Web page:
Fun as Ocean’s 8 is, there’s a gnawing sense throughout that something’s missing.
Arriving 11 years after Steven Soderbergh’s apparent series-capper Ocean’s Thirteen, the female-fronted quasi-continuance lacks the stylistic flair of its Clooney/Pitt/Damon cousins, though that’s to be expected from a Gary Ross film.
Foremost a great storyteller and at best an average filmmaker, the Seabiscuit and Pleasantville director again spins an entertaining yarn — with help from Olivia Milch (writer/director of the recent Netflix dramedy Dude) — and, along with 2016’s underrated Free State of Jones, continues his recovery from the sanitized violence of The Hunger Games with his lightest fare since the screenplay for Dave.
Smartly aligning itself with the opening frames of Soderbergh’s saga-starter, Ocean’s 8 finds Danny Ocean’s sister Debbie (Sandra Bullock) similarly sweet-talking a prison parole board with assurances of lessons learned. The character introduction continues with a breezily creative stretch of her conning her way into some new possessions and a hotel room.
The freshness is short-lived, however, as it gives way to such familiar but charming sequences as the ol’ “getting the crew together” number.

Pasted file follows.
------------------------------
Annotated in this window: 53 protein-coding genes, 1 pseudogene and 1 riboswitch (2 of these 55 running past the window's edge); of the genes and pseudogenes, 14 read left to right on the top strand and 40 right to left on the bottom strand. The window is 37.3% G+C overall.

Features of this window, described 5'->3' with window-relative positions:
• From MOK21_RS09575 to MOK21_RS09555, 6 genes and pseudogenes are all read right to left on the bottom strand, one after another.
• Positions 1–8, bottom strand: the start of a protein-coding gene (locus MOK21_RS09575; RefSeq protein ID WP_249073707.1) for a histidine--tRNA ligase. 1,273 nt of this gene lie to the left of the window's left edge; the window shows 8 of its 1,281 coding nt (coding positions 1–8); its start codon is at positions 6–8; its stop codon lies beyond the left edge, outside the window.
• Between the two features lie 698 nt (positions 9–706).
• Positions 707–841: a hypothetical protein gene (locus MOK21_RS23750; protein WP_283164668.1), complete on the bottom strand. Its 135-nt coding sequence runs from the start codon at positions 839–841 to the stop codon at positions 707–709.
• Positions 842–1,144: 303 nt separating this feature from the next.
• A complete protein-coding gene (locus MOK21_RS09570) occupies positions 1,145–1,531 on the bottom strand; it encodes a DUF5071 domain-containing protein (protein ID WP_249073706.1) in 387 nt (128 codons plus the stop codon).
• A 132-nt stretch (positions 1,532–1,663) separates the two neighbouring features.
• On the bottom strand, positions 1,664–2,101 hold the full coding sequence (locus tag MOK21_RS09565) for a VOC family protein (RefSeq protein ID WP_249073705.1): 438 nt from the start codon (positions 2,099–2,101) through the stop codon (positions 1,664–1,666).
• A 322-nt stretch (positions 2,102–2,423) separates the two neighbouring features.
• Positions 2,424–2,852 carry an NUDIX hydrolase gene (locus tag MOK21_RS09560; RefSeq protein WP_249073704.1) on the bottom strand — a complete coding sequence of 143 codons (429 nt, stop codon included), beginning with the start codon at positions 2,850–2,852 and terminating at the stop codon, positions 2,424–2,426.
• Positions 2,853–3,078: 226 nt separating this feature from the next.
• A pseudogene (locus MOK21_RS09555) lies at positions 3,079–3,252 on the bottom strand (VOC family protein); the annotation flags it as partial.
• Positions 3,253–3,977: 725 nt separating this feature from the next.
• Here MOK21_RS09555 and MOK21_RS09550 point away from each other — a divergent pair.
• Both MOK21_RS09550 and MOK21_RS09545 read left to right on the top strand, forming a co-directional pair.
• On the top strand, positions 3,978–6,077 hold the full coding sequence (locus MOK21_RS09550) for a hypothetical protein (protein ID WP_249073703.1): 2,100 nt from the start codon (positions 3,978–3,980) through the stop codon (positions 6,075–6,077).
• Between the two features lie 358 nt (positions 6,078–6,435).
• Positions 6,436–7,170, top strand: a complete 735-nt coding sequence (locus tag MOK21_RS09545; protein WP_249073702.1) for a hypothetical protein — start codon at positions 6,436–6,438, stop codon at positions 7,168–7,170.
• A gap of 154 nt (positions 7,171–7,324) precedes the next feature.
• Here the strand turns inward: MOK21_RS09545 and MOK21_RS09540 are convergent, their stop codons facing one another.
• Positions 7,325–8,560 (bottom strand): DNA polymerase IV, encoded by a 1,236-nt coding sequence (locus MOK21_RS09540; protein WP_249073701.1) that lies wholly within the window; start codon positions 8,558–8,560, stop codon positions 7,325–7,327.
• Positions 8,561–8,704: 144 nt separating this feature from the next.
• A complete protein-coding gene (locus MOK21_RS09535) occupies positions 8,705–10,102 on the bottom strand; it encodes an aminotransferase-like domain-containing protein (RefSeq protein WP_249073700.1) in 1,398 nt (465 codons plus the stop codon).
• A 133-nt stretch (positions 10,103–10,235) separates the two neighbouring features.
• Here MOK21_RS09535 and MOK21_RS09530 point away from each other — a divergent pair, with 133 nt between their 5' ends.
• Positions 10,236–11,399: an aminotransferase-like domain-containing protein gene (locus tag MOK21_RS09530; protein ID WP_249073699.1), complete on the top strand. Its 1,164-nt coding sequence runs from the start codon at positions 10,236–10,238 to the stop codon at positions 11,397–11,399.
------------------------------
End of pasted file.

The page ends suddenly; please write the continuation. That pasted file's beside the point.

Though the planned heist of prized diamonds off the neck of Anne Hathaway-like Daphne Kluger (Hathaway herself) during the Met Gala strays significantly from a Danny production and it’s futile to make analogous comparisons to everyone’s roles from Soderbergh’s films, Debbie’s partner Lou (Cate Blanchett) reeks — largely pleasantly — of Pitt’s Rusty, and other character types occasionally sync up.
The alignments provide just enough connective tissue to its predecessors to remind viewers that they’re back in the same con comedy world, albeit one colored by Danny’s mysterious and apparently disputed death.
Helena Bonham Carter, Mindy Kaling, Sarah Paulson, Rihanna and Awkwafina round out the team — never mind the fuzzy math— and everyone is having a blast, none more so than Hathaway. The robbery itself also moves well, yet the job is one that relies a good deal on events that occur in the days following the event, an approach that strings out the trickery a bit too long.
The aftermath receives a needed boost from a hilarious James Corden as the insurance investigator assigned to the case, but happy as one would be to see this crew and new additions bridge the gap to 11, it would preferably be with someone more creative behind the camera.
Grade: B. Rated PG-13. Now playing at AMC Classic, Biltmore Grande and Carolina Cinemark
(Photo: Warner Bros.)